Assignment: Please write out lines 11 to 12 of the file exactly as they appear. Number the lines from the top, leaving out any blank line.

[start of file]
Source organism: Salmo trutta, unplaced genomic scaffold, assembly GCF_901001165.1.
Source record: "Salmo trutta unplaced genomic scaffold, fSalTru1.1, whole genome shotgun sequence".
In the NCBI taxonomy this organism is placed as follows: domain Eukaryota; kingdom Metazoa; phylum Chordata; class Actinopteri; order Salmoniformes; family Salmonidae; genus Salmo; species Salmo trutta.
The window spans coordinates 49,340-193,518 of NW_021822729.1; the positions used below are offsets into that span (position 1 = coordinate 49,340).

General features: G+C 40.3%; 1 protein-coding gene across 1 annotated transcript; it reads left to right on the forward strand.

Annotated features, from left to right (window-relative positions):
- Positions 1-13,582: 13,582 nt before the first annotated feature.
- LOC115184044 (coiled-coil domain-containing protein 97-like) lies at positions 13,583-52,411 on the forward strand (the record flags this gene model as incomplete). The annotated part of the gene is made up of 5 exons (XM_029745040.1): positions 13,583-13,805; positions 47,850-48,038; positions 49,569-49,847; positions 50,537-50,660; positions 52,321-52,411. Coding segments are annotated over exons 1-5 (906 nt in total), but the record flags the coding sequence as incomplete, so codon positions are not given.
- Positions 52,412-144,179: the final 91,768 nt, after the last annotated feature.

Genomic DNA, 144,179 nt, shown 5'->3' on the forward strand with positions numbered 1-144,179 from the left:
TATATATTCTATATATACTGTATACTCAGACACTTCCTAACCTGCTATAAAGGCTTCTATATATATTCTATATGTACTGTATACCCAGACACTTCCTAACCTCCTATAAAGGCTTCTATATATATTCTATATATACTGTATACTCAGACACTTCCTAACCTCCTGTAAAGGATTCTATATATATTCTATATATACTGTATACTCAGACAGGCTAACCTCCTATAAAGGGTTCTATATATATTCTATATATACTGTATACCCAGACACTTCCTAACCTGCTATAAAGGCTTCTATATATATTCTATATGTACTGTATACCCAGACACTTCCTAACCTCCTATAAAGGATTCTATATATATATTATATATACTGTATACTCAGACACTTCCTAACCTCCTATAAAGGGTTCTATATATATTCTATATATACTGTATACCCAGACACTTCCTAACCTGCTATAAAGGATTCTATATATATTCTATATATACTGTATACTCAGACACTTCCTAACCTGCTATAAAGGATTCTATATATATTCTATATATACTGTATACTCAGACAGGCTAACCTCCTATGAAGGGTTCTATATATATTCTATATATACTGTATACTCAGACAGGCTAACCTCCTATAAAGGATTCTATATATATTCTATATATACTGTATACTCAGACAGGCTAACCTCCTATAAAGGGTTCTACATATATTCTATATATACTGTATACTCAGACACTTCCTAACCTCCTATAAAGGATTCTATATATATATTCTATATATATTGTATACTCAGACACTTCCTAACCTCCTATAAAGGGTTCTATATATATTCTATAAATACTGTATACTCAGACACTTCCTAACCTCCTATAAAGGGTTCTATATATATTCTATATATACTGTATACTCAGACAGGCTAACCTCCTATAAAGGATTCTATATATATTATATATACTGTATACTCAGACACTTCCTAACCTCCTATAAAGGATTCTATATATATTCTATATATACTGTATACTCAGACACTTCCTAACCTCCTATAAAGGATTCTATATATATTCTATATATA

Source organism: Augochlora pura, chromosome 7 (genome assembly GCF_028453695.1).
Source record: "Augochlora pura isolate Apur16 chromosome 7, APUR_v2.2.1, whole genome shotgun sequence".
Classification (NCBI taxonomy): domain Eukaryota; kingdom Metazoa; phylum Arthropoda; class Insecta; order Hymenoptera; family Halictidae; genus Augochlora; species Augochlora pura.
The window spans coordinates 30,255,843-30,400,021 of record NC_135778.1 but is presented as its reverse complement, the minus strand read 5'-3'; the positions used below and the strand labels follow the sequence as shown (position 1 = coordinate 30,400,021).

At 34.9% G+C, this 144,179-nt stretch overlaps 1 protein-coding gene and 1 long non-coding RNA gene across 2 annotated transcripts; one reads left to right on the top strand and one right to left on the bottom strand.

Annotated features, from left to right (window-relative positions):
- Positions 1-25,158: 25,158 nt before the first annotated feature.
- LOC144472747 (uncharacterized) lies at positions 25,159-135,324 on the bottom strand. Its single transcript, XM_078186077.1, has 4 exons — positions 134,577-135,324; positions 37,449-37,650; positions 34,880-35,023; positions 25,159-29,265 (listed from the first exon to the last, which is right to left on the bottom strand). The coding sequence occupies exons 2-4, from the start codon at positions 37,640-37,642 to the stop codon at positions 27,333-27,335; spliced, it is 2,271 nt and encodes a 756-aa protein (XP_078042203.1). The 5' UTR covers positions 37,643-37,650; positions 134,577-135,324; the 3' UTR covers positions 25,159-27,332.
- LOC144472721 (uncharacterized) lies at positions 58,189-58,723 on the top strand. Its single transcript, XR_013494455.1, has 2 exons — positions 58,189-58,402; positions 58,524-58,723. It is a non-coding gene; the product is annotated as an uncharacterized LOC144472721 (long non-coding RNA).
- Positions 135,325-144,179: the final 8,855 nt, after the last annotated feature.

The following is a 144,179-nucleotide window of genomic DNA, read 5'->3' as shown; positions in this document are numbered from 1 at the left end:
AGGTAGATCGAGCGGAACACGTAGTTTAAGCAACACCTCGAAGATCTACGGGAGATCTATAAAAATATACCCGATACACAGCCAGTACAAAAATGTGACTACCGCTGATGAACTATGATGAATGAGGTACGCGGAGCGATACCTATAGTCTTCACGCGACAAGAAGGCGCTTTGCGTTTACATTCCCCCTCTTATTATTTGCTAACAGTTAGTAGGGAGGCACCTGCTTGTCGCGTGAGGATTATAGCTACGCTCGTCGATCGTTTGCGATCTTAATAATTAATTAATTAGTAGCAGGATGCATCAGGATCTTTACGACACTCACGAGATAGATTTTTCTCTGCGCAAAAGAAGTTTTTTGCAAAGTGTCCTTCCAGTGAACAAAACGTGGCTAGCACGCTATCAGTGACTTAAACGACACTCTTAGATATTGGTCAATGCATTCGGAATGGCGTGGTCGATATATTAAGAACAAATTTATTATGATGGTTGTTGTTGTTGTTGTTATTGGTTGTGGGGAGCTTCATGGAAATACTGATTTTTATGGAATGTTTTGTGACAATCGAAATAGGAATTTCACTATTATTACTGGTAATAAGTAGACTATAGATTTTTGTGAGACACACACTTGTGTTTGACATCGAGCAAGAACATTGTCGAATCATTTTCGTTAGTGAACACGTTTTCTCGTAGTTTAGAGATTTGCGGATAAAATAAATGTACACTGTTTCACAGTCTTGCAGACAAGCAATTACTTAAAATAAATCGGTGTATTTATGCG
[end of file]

TATATATTCTATATATACTGTATACTCAGACACTTCCTAACCTGCTATAAAGGCTTCTATATATATTCTATATGTACTGTATACCCAGACACTTCCTAACCTCCTATAAAGGCTTCTATATATATTCTATATATACTGTATACTCAGACACTTCCTAACCTCCTGTAAAGGATTCTATATATATTCTATATATACTGTATACTCAGACAGGCTAACCTCCTATAAAGGGTTCTATATATATTCTATATATACTGTATACCCAGACACTTCCTAACCTGCTATAAAGGCTTCTATATATATTCTATATGTACTGTATACCCAGACACTTCCTAACCTCCTATAAAGGATTCTATATATATATTATATATACTGTATACTCAGACACTTCCTAACCTCCTATAAAGGGTTCTATATATATTCTATATATACTGTATACCCAGACACTTCCTAACCTGCTATAAAGGATTCTATATATATTCTATATATACTGTATACTCAGACACTTCCTAACCTGCTATAAAGGATTCTATATATATTCTATATATACTGTATACTCAGACAGGCTAACCTCCTATGAAGGGTTCTATATATATTCTATATATACTGTATACTCAGACAGGCTAACCTCCTATAAAGGATTCTATATATATTCTATATATACTGTATACTCAGACAGGCTAACCTCCTATAAAGGGTTCTACATATATTCTATATATACTGTATACTCAGACACTTCCTAACCTCCTATAAAGGATTCTATATATATATTCTATATATATTGTATACTCAGACACTTCCTAACCTCCTATAAAGGGTTCTATATATATTCTATAAATACTGTATACTCAGACACTTCCTAACCTCCTATAAAGGGTTCTATATATATTCTATATATACTGTATACTCAGACAGGCTAACCTCCTATAAAGGATTCTATATATATTATATATACTGTATACTCAGACACTTCCTAACCTCCTATAAAGGATTCTATATATATTCTATATATACTGTATACTCAGACACTTCCTAACCTCCTATAAAGGATTCTATATATATTCTATATATA

Source organism: Augochlora pura, chromosome 7 (genome assembly GCF_028453695.1).